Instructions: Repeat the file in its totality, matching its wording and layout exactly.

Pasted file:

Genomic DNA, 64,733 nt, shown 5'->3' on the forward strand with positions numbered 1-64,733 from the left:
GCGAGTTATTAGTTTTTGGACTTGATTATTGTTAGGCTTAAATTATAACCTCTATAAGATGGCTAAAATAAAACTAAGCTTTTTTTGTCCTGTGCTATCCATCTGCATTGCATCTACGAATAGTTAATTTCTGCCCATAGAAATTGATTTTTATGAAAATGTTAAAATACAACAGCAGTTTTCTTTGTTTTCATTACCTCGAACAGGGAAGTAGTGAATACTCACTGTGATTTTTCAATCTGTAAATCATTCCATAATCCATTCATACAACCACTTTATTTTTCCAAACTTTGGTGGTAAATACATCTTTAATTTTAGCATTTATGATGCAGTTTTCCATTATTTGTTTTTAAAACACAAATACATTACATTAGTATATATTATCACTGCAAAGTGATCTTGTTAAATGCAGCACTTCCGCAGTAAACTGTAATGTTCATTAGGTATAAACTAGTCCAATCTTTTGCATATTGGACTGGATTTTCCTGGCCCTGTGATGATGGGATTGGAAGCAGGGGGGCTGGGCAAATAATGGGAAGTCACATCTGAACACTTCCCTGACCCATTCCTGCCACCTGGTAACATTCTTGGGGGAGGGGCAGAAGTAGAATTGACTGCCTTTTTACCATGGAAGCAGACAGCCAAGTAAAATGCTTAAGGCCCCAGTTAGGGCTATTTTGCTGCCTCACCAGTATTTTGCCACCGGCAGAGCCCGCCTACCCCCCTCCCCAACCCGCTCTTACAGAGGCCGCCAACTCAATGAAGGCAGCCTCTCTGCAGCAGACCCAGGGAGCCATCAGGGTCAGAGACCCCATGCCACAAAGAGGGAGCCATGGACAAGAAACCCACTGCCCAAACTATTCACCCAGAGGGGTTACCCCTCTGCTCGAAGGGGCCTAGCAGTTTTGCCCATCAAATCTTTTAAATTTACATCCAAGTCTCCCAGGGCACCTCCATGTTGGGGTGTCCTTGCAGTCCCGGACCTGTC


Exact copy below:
Genomic DNA, 64,733 nt, shown 5'->3' on the forward strand with positions numbered 1-64,733 from the left:
GCGAGTTATTAGTTTTTGGACTTGATTATTGTTAGGCTTAAATTATAACCTCTATAAGATGGCTAAAATAAAACTAAGCTTTTTTTGTCCTGTGCTATCCATCTGCATTGCATCTACGAATAGTTAATTTCTGCCCATAGAAATTGATTTTTATGAAAATGTTAAAATACAACAGCAGTTTTCTTTGTTTTCATTACCTCGAACAGGGAAGTAGTGAATACTCACTGTGATTTTTCAATCTGTAAATCATTCCATAATCCATTCATACAACCACTTTATTTTTCCAAACTTTGGTGGTAAATACATCTTTAATTTTAGCATTTATGATGCAGTTTTCCATTATTTGTTTTTAAAACACAAATACATTACATTAGTATATATTATCACTGCAAAGTGATCTTGTTAAATGCAGCACTTCCGCAGTAAACTGTAATGTTCATTAGGTATAAACTAGTCCAATCTTTTGCATATTGGACTGGATTTTCCTGGCCCTGTGATGATGGGATTGGAAGCAGGGGGGCTGGGCAAATAATGGGAAGTCACATCTGAACACTTCCCTGACCCATTCCTGCCACCTGGTAACATTCTTGGGGGAGGGGCAGAAGTAGAATTGACTGCCTTTTTACCATGGAAGCAGACAGCCAAGTAAAATGCTTAAGGCCCCAGTTAGGGCTATTTTGCTGCCTCACCAGTATTTTGCCACCGGCAGAGCCCGCCTACCCCCCTCCCCAACCCGCTCTTACAGAGGCCGCCAACTCAATGAAGGCAGCCTCTCTGCAGCAGACCCAGGGAGCCATCAGGGTCAGAGACCCCATGCCACAAAGAGGGAGCCATGGACAAGAAACCCACTGCCCAAACTATTCACCCAGAGGGGTTACCCCTCTGCTCGAAGGGGCCTAGCAGTTTTGCCCATCAAATCTTTTAAATTTACATCCAAGTCTCCCAGGGCACCTCCATGTTGGGGTGTCCTTGCAGTCCCGGACCTGTC